Chinese 3rd Generation Missile Flare Resistence

There has never been exactly clear cut information of the performance of the Chinese 3rd generation missiles (TY-90, Pl-9C, Pl-8B, possibly Pl-5E?), so I decided to take a look into electro-optical guidance and the data I could gather on Chinese missiles. Luckily, the 3rd generation Chinese missiles are quite simple and are standardized across the board with the only exception seemingly being the Pl-5E.

  1. Pl-5E, let’s start with the odd ball here, and also the one I have the least information on. This is an improved Pl-5B, according to the book I am using the Pl-5C does not exist and the missiles progression is Pl-5B → Pl-5E. This missile incorporates improvements from the Pl-9 program but does not offer any increased flare resistance, it should be on ~par with an Aim-9L. The only hint to possible improvement is “重新设计了双光 路红外近炸引信” but all the translators I run this through say it is talking about the proxy fuse being ‘dual-optical’ . The reason I mention this is incase somebody has a better translation of it since their is a chance they are trying to say the seeker is dual wavelength (IR/UV) AND has an improved proxy fuse (an issue during the Pl-5 development). Below is the untranslated page for the Pl-5E:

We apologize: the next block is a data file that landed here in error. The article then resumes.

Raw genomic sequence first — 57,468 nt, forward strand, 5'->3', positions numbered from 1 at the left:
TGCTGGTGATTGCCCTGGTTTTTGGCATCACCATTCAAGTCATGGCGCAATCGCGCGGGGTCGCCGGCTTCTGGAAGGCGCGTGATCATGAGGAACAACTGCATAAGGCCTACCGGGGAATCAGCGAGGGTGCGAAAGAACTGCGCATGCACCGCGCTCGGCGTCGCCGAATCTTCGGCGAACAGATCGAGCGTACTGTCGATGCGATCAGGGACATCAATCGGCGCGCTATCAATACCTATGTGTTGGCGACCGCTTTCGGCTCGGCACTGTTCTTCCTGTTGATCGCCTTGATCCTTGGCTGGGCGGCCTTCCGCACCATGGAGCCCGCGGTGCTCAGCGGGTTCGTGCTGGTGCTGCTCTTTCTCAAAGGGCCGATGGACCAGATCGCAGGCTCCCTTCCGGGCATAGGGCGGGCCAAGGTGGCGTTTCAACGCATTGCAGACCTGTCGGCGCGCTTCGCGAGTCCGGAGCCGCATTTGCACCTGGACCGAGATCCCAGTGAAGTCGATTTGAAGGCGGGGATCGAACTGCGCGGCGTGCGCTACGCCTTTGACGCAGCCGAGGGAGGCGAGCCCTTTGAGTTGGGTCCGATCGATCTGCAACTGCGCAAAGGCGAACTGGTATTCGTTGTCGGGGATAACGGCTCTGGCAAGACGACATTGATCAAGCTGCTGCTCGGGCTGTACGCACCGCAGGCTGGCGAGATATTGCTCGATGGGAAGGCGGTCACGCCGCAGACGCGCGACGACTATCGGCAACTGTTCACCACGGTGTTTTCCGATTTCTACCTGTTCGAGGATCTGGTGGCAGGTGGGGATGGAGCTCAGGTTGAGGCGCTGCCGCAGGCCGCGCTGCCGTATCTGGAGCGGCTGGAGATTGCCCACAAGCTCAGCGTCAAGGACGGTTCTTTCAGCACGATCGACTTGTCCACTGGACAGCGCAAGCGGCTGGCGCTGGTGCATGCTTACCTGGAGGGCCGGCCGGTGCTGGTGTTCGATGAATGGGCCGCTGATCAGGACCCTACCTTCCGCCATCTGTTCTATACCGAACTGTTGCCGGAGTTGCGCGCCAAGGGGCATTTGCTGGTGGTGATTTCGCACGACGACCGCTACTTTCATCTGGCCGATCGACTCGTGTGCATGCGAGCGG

1. .1 Pl-5EII, less information is known on this newer modernization of the Pl-5. This is primarily a seeker upgrade; the exact seeker configuration is a bit unclear due to translating, but it appears to use a Dual Band Seeker and not the Cross Linear Array Tracker method used in the other 3rd generation missiles. The Dual Bands used are a bit different than traditionally, it appears they are using 2 wavelengths in the infrared spectrum instead of grabbing one from the UV, therefore the design is very close to what is shown in my Dual Band discussion below. In terms of performance, it can only be defeated by Pyrophoric Decoys or DIRCM. Oddly though, on the display model they call it a ‘multi-element’ which the Chinese have typically used to describe the Cross Linear Array Tracker seekers; I suspect they still describe it as multi-element because the missile still uses multiple elements, 2, except with different seeker materials instead of a pattern of same material seekers.


  1. .2 Pl-5DE, no concrete information on this missile, couldn’t even find the general missile data on the display model nor a brief datasheet on it. Only could find unreliable information claiming it uses a Dual Band Seeker with IR/UV configuration instead of the 5EII’s IR/IR configuration. Flare rejection differences should be almost identical to the 5EII with very minor improvements.

  2. The Pl-9 is technically the first Chinese 3rd generation missile. The first versions, Pl-9, were on par with a Python-3/Pl-8/Aim-9L with no real flare rejection process. It wasn’t until the Pl-9C that CCM was adopted. The method used in the Pl-9C is Cross Linear Array Tracker using a quarternary cross shaped elements. In addition to the seeker element design, an onboard computer using DSP algorithms are able to filter out decoys and even create a rough 2D image of what the seeker is seeing. This is comparable to FIM-92D/E and only slightly worse than a Dual Band Seeker; I will explain below the differences: